Okay, so I might expect some heat in the tail rotor gearbox... maybe the tail rotor and gearbox has become detached? From memory, that's sort of happened before, in a similar area, with much the same result...!

And in any case, if it is missing, and is causal to the accident/incident, then by 'eck, they're very lucky people!! I can't imagine how uncontrollable that aircraft would be, without any kind of tail stabilisation!

I fully imagine as well, that it might be a bit nose heavy without a tail... the pictures I saw showed the heli relatively level!

I'd certainly like to see some daylight pictures to confirm/deny it.
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PostPosted: Thu Feb 19, 2009 12:36 pm    Post subject: Reply with quote

i bet putting the immersion suits on is a right mare for the workers before leaving the rig - everytime they climb onto a heli they have to go through the motions of getting all that gear on... and then something happens like this ditching and i bet they're all so glad they did!

well done to the crew - job done
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PostPosted: Thu Feb 19, 2009 1:09 pm    Post subject: Reply with quote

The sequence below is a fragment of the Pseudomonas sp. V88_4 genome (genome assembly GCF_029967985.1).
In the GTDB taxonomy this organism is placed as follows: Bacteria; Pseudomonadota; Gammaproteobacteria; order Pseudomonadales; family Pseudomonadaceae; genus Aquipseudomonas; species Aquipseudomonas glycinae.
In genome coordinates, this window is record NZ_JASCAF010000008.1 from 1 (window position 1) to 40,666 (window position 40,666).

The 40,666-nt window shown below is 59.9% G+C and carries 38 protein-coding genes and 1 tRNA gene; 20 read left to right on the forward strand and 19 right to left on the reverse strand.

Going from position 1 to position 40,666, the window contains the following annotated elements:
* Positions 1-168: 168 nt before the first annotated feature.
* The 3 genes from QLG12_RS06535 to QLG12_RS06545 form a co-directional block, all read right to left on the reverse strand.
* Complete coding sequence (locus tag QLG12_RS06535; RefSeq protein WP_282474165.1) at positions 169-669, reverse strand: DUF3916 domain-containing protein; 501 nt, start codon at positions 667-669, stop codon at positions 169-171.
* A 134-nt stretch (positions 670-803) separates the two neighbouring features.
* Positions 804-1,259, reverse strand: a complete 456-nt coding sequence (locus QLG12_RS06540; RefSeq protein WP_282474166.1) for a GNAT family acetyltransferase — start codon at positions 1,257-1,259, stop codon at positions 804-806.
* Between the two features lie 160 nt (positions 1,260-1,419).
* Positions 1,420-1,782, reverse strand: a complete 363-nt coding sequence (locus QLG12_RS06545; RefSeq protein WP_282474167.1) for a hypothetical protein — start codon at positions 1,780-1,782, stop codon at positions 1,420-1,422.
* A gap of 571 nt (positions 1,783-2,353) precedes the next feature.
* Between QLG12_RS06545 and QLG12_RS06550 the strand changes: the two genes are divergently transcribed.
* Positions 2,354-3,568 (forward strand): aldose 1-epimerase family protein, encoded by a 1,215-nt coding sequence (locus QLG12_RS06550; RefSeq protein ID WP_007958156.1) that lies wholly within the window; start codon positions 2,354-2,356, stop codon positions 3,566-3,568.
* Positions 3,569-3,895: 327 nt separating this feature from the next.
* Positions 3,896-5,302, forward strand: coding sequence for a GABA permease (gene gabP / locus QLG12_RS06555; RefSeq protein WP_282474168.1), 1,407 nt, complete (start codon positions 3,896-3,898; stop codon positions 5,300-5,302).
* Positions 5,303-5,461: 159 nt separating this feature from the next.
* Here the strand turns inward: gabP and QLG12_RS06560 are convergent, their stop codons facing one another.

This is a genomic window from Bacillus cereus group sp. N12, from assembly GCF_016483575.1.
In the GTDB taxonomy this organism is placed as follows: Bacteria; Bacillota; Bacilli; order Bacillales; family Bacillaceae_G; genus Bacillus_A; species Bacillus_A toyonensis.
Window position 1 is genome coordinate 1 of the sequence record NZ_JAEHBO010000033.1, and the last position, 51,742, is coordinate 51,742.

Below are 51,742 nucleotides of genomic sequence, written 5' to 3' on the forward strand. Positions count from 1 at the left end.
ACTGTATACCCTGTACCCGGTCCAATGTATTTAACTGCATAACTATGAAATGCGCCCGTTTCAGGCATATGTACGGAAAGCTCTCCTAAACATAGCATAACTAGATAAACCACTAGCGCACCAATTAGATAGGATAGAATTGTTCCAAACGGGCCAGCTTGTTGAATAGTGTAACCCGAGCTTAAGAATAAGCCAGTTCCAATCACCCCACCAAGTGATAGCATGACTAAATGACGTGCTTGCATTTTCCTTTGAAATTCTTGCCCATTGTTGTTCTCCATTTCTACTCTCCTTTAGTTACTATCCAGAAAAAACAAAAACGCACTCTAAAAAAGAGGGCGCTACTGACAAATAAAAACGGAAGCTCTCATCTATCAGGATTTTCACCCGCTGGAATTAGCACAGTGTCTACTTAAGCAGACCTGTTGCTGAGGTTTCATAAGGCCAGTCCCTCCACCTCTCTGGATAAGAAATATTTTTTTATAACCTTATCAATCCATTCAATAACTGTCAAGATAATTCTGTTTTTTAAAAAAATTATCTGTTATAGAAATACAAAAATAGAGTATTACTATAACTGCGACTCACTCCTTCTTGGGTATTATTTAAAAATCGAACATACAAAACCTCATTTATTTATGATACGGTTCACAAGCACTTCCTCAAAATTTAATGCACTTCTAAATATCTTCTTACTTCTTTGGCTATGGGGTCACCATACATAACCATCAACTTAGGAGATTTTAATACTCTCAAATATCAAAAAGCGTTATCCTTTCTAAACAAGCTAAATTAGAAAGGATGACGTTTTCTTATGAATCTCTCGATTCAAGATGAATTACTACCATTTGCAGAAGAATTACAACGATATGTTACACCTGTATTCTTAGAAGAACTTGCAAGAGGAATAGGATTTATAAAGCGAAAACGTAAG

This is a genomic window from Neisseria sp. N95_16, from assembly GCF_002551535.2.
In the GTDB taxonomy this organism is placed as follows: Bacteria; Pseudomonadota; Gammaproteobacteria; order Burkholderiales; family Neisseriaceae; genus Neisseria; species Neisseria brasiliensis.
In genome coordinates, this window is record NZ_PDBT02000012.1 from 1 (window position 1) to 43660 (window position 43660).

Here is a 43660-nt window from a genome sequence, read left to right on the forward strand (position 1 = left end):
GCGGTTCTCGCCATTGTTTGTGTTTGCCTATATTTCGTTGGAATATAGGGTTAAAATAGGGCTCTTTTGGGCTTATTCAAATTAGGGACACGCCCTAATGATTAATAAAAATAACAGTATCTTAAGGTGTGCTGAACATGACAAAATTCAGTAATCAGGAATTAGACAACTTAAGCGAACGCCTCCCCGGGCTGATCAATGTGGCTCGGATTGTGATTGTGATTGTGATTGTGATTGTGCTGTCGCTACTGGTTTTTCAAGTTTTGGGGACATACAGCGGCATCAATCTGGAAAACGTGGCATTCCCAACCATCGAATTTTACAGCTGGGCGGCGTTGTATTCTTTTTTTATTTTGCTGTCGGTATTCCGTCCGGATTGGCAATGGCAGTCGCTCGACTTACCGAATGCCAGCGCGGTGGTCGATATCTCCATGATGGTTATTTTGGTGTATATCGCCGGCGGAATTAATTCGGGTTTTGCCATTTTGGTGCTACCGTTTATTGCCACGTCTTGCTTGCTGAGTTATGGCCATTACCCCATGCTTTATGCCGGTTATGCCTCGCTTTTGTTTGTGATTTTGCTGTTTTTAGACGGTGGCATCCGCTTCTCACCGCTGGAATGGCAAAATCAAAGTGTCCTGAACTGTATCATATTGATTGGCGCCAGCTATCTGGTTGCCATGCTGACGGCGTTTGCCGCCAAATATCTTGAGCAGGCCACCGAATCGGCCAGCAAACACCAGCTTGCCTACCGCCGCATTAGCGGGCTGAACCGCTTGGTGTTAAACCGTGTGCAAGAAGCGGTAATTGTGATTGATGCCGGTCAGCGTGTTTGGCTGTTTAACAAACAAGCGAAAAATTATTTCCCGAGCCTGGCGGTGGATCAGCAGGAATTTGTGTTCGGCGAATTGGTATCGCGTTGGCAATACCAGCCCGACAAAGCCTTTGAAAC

The EC225 has had a string of problems of tailbooms cracking not long in to service. Bristows replced 2 tail sections on one 225. I am not saying that this is what happened.

HH
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helijim
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PostPosted: Thu Feb 19, 2009 2:16 pm    Post subject: Reply with quote

Animalsticks it's not too bad. I've been offshore loads. Some manufacturers suits are better than others. The Shark suits are the best, they have a separate thermal insulation garment (TIG) which you put on first. The Heli Hansen suits are horrid though. They have a fleecy lining and sewn in boots and hood. They always stink of sweat as well and you have to put your shoes in a separate bag. Still, when your on your way home from a two or three week trip you'll do anything to get home.